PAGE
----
A Rallying Cry for Freedom

A Rallying Cry for Freedom

“A day that will live in infamy,” President Roosevelt said of December 7, 1941. And, indeed, it will. A surprise attack by Japanese aircraft against the American Pacific Fleet at Pearl Harbor triggered the United States’ entrance into World War II. 

As I watch old film clips and read first-hand accounts, I imagine the shock of the American sailors aboard ships anchored in the harbor as Japanese planes appeared in the sky and came at them.  I see them running to their places to grab artillery and defend their ships. I read of their courage, the individual heroism of the men. Many of them never left their ships. They are still there, beneath the waters. Pearl Harbor has become their monument.

We have changed a lot since those days. Patriotism is often scoffed at. Wealthy athletes who have never worn the uniform of their country and never, ever faced death coming at them from the sky or the sea, disrespect the flag that represents the freedom they enjoy, freedom bought with the blood and shattered lives of men who stood between the enemy and the country which has afforded them a luxurious lifestyle.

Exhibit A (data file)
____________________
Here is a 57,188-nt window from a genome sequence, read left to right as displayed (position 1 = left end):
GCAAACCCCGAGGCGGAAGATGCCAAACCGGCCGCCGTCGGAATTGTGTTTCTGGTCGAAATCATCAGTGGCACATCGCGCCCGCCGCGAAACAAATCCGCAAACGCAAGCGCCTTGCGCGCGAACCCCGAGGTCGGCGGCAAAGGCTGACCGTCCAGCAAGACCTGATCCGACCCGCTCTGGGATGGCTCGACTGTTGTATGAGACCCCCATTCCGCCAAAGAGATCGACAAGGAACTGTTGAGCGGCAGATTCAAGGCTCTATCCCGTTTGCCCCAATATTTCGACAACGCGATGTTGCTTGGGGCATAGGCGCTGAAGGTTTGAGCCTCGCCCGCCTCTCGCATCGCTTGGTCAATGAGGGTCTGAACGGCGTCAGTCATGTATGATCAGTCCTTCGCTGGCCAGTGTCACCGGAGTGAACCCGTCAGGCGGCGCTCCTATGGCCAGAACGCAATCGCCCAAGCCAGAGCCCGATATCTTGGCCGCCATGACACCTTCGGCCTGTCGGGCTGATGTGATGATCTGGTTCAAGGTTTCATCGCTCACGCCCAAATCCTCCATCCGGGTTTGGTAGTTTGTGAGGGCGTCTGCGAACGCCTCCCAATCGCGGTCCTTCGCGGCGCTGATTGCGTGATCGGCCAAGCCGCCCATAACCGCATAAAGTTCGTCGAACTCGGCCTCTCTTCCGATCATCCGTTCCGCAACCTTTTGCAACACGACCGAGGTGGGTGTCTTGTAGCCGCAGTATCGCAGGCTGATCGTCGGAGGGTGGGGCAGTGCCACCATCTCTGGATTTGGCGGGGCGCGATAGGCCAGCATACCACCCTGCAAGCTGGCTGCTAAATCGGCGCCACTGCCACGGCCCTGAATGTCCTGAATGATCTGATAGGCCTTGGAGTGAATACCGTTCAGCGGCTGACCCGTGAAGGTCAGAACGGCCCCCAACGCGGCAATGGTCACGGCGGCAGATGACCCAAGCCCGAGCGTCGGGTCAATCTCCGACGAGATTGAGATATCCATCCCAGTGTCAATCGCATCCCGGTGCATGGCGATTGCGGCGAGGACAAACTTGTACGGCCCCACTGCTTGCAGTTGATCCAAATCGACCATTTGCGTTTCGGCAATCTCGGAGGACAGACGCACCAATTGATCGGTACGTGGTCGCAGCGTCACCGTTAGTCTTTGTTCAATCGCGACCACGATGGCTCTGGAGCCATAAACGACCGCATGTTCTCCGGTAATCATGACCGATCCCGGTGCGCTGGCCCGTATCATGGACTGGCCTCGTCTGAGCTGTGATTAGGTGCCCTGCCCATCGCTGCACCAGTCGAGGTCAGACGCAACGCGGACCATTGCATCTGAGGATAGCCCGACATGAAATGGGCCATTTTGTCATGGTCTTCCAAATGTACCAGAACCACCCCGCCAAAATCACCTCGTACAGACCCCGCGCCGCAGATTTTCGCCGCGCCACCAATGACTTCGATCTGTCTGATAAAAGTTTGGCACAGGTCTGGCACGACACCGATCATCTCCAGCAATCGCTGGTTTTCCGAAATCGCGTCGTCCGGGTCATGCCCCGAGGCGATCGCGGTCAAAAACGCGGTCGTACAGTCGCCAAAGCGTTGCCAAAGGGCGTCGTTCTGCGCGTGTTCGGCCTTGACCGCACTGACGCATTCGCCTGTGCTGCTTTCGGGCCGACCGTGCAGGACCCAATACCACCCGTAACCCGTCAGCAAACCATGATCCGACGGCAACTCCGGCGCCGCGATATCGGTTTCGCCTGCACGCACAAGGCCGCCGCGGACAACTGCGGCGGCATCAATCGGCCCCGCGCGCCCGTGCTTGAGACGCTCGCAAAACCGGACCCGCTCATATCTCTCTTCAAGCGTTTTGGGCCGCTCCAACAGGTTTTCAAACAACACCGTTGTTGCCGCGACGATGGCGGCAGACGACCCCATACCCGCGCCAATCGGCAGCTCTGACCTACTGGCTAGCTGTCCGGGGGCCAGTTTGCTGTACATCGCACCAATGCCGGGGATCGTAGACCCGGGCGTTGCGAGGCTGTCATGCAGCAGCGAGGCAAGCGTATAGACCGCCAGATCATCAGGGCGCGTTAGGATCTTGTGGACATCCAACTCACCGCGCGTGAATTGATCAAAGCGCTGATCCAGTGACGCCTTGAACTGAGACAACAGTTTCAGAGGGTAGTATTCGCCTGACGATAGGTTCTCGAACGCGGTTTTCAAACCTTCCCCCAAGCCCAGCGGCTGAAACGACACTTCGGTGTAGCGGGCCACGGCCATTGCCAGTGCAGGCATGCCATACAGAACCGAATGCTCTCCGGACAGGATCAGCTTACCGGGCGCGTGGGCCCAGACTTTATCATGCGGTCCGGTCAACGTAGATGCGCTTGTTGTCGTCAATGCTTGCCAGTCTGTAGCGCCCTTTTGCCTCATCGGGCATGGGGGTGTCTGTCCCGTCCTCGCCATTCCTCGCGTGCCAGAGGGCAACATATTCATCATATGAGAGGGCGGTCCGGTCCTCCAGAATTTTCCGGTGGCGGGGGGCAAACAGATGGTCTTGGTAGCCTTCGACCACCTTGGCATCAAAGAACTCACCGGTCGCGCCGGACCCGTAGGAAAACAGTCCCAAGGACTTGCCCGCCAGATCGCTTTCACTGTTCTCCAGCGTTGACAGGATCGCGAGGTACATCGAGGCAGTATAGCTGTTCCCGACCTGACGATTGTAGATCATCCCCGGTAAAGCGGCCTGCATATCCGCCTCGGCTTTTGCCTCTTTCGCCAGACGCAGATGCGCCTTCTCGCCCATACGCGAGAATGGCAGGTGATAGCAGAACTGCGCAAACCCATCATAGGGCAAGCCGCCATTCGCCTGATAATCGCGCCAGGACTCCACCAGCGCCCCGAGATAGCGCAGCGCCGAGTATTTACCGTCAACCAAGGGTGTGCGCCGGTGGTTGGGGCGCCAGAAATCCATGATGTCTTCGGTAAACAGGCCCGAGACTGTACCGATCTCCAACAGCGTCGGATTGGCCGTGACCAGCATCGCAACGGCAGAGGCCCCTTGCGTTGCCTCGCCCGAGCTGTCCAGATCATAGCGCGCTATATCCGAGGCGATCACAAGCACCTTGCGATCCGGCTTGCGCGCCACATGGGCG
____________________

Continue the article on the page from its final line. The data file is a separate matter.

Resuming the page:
The roar of aircraft, the sound of artillery, the shouts and screams are gone now. The water which once ran red with blood is peaceful again. The sky is clear of enemy planes. But once, seventy-seven years ago, many brave men fought and suffered and died. Let’s stop for a moment and listen and remember and thank God for our country and for the lives of those sailors and for those who, then and now, dare to face death for their families, the cherished ideals on which this Nation was built, for freedom.

Yes, it was a day that will live in infamy, but also a day when deceit and treachery came up against indomitable spirit. The treacherous blow that was meant to bring us to our knees became, instead, a battle cry for freedom.

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